Editorial

Nature 448, 225 (19 July 2007) | doi:10.1038/448225a; Published online 18 July 2007

A unifying force

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The questions to be explored at the Large Hadron Collider offer a chance to rekindle public interest in the fundamental principles of the Universe in which we live.

The Large Hadron Collider (LHC) that is nearing completion outside Geneva, Switzerland, is a testament to two of the greatest human qualities: a fascination with the workings of the Universe and an ability to cooperate to achieve shared goals. After the machine — now the centrepiece of Europe's particle-physics laboratory, CERN — goes into operation next year, it should allow experimentalists for the first time in decades to blaze paths into areas on which settled theory stands silent (see page 269).

The physicists exploring this new world will do so as a unified global community. Although CERN is broadly a European achievement, in which the continent can take great pride, the LHC and its attendant detectors have received contributions in cash or kind from more or less every country with the capability to participate in this sort of frontier science. The LHC therefore sets a new high-water mark in disinterested global cooperation.

But it is important to distinguish disinterested from uninterested. The nations of the world are not investing in the LHC because they necessarily expect to see returns similar to those physics delivered in the twentieth century (most obviously and terribly in the realm of nuclear weapons). At the same time, it is becoming apparent that such investments in physics no longer elicit quite the thrill that they once did among the general public.

Interest in the advances made at the LHC's immediate predecessors — the Large Electron Positron Collider at CERN and the Tevatron at America's Fermilab — drops off fairly steeply as one leaves the precincts of high-energy physics. Although the public likes the idea that scientists are making fundamental progress, the advances made in particle physics can seem increasingly far removed from ideas that resonate in the common imagination. In the first half of the twentieth century, the nucleus, relativity, the quantum and the uncertainty principle were quickly imbued with cultural meaning far beyond their scientific context. Gauge symmetries and the Higgs boson have yet to acquire such broader, symbolic importance.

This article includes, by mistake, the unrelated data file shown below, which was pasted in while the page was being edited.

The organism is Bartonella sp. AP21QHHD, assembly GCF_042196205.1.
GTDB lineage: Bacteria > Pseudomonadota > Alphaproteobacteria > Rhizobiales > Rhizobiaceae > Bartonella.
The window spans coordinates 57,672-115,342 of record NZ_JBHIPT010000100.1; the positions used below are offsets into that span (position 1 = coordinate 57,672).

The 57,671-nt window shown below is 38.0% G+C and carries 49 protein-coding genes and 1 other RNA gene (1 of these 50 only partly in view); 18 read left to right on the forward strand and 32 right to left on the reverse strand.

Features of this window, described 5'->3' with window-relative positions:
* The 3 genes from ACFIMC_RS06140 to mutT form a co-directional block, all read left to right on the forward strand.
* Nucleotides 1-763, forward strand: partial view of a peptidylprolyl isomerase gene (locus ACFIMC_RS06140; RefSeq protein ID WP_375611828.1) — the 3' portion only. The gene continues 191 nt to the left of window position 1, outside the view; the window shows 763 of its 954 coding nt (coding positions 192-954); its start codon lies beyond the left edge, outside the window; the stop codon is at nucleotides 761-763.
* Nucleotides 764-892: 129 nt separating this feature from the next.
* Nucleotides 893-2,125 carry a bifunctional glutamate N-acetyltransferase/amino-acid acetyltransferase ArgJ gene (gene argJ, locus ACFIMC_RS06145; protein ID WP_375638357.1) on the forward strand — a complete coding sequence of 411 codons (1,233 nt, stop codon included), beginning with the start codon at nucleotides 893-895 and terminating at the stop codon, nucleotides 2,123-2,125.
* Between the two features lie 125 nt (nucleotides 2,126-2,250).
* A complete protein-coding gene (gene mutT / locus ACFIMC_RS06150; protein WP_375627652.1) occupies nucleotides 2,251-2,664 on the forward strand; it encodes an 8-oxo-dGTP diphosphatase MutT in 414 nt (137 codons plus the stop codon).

Advances made in particle physics can seem increasingly far removed from ideas that resonate in the common imagination.

Many physicists will consider it fanciful to suggest that they should — not least because the meanings that became associated with such concepts outside the realms of physics have often been far removed from, or in direct contradiction of, their scientific meaning.

At the same time, it is hard to ask people to spend the large sums needed to explore the frontiers of particle physics if they do not have some sense of investment in the questions that it asks. Here, the LHC offers an opportunity to re-establish a resonance between particle physics and the broader culture in which it sits. There is a strong case that the Universe is made up in large part of 'dark' matter and energy, quite unlike constituents that we can observe directly (see pages 240 and 245). It is possible that observations made by the LHC's detectors will speak directly to the nature of these, perhaps even producing in the laboratory some of the dark matter that seems to dominate the spiralling and clustering of galaxies.

The discovery of the hidden constituents of the Universe is a grand task, and has an imaginative appeal worthy of the global effort under way at CERN. And an ever stronger bond between the study of fundamental forces and particles on the one hand, and the structure and history of the Universe on the other, bodes well for the future of particle physics in other ways, too. Magnificent though machines such as the LHC are, they will necessarily be few and far between. It is important to have alternative ways forward that are less resource-intensive. Particle-flavoured astrophysics offers many opportunities along these lines, as do small-scale experiments looking for phenomena such as neutrinoless double-beta decay (see page 232).

CERN's grandeur comes in part from the paired missions of unification that it is embarked on — a theoretical unification of the phenomena of physics and a practical unification of the scientific aspirations of the world. Unifying the very large with the very small adds to the excitement generated, and should unite the imaginations of the world, helping to restore the prized position our culture has reserved for fundamental physics.

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